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The 1917 PrEP Clinic is available to provide Pre-Exposure Prophylaxis (PrEP) to HIV-negative individuals to reduce their risk of acquiring HIV. Read on for more information or call Michael Fordham, PrEP Clinic Manager, at 205-975-0840 to get started.

What is PrEP?

PrEP is an HIV prevention method that involves HIV-negative people taking anti-HIV medications to help prevent HIV acquisition.. Several studies have shown that PrEP can reduce the risk of becoming HIV-infected when taken as part of a package of prevention services. These studies showed that PrEP was safe and effective in people who are sexually active. There are three different products that are currently FDA approved for use as PrEP. These options include two, once-daily oral medications called Truvada (generic versions available), and Descovy. The third option is a long-acting injectable medication called Apretude. If you decide to get on PrEP, you will talk with your doctor about which of these three products is best for you.

Who should consider PrEP?

You may want to consider PrEP to prvent HIV acquisition if you have had anal or vaginal sex in the past six months and you...
- have a sexual partner living with HIV (especially if your partner has an unknown or detectable viral load),
- have not consistently used condoms when you have sex, or
- have been diagnosed with a sexually transmitted infection in the past 6 months.

You may also consider taking PrEP to prevent HIV acquisition if you inject drugs and you...
- have an injection partner living with HIV, or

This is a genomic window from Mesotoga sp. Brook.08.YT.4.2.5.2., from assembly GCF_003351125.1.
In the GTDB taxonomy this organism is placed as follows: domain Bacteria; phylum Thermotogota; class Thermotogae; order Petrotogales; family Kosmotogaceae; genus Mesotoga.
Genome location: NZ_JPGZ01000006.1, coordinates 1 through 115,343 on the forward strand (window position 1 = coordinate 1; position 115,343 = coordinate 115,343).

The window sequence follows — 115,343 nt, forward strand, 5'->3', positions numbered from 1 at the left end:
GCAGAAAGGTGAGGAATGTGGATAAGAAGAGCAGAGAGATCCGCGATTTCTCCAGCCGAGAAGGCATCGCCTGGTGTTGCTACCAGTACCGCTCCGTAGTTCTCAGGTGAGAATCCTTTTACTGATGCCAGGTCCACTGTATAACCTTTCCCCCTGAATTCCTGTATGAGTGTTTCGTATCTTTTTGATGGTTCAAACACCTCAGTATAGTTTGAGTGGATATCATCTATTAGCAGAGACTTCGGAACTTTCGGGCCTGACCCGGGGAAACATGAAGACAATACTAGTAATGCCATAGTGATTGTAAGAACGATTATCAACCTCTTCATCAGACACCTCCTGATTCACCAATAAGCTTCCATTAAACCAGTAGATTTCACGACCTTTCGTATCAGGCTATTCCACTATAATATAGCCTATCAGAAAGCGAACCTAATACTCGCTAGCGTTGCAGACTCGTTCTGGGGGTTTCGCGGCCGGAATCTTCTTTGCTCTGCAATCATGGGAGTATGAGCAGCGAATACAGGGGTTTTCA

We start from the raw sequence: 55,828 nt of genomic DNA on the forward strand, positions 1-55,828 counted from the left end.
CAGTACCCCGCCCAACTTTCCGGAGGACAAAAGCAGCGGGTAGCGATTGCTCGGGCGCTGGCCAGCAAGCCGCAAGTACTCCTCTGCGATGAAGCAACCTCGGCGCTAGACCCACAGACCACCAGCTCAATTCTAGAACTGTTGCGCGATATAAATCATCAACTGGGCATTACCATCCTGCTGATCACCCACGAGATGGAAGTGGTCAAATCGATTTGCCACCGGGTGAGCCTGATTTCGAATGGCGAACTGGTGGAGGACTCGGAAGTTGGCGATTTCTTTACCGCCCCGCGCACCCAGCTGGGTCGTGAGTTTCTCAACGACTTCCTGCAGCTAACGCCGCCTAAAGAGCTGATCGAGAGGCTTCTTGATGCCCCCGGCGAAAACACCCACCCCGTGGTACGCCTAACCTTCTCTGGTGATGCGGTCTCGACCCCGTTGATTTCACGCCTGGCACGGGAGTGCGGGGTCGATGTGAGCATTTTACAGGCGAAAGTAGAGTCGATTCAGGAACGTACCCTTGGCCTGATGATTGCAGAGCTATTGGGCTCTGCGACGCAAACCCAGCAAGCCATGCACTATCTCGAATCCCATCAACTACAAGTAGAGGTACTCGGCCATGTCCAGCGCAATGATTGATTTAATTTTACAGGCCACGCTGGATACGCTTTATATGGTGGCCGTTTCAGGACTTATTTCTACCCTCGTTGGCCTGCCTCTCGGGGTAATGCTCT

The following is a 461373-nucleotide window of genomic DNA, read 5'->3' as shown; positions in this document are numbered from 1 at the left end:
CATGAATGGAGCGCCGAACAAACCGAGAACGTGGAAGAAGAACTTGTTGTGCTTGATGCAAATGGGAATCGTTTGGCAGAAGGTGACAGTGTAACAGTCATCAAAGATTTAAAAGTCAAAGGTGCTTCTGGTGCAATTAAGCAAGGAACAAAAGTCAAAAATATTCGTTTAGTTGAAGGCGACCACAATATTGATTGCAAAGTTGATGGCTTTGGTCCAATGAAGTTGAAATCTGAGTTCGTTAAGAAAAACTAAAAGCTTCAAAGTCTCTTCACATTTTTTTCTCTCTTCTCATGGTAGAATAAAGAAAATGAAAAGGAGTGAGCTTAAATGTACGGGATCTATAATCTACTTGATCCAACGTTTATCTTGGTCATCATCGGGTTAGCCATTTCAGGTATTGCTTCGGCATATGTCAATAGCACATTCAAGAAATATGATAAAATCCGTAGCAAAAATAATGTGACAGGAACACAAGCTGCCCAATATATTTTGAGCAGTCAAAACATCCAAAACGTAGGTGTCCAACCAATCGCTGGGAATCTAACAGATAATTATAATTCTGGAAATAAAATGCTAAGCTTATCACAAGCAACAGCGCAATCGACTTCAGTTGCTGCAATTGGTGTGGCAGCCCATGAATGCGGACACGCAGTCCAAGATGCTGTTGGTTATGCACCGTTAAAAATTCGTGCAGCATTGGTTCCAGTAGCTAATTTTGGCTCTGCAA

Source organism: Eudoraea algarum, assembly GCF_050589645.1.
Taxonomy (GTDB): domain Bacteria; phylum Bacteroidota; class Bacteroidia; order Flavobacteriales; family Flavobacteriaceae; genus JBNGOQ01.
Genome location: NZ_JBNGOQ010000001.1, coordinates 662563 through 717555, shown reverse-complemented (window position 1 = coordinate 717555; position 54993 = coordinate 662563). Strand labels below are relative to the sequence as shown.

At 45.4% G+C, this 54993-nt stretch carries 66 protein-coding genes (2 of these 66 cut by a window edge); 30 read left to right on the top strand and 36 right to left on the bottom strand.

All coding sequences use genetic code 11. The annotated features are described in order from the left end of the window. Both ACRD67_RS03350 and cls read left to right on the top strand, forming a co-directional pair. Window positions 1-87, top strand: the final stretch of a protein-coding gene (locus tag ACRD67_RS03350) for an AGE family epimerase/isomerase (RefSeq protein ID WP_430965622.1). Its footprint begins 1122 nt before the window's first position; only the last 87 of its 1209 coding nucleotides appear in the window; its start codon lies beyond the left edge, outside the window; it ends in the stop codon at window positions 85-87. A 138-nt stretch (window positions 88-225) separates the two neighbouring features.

- share needles, syringes, or other drug injection equipment (for example, cookers).

Finally, if you have ever been prescribed PEP (post-exposure prophylaxis) and you...
- report continued behavior that puts you at higher risk for acquiring HIV, or
- have used multiple courses of PEP.

Can I take PrEP during pregnancy or while breastfeeding?

 If you have a partner living with HIV and are considering getting pregnant, talk to your healthcare provider about PrEP if you're not already taking it. PrEP may be an option to help prevent HIV transmission for you and your baby while you try to get pregnant, during pregnancy, or while breastfeeding.

How Can I Pay for Prep?

Most commercial insurance companies will cover PrEP and related costs (labs, visits) at little to no cost. 

  • If you have a copay for your medication, manufacturer copay assistance programs are available and your PrEP team can assist you with enrolling in these programs.
  • If you are uninsured: Some clinics can offer assistance programs to help cover the cost of your visits, labs, and medications. While the 1917 Clinic isn't equipped to do this yet, our team can help you find a location that makes PrEP affordable for you.
If you have Medicare, Medicaid, or other insurance, PrEP is still an option for you. Your PrEP team is trained to navigate through any insurance processes required to getting started.

How does the 1917 PrEP Clinic work?

Interested individuals should call the 1917 PrEP Clinic Manager, Michael, (205-975-0840), to determine if the 1917 PrEP Clinic is the best fit for them. After eligibility is determined, an in-take visit will be scheduled to talk more about all available PrEP options, review details about the 1917 PrEP Clinic, and draw labs (including a full STI panel for chlamydia, gonorrhea, trichomoniasis, syphilis, and HIV, plus safety labs and a a hepatitis panel). Following the in-take visit, you will return to clinic for your first appointment with one of our attending physicians where you will review your labwork and receive your prescription. Depending on the medication you start, you will return between 2 and 3 months for follow-up labs and visits.

Interested in learning more or scheduling an appointment?

Contact PrEP Clinic Manager Michael Fordham at 205-975-0840 for more information and to see if the 1917 PrEP Clinic is a good match for you.

Additional PrEP Resources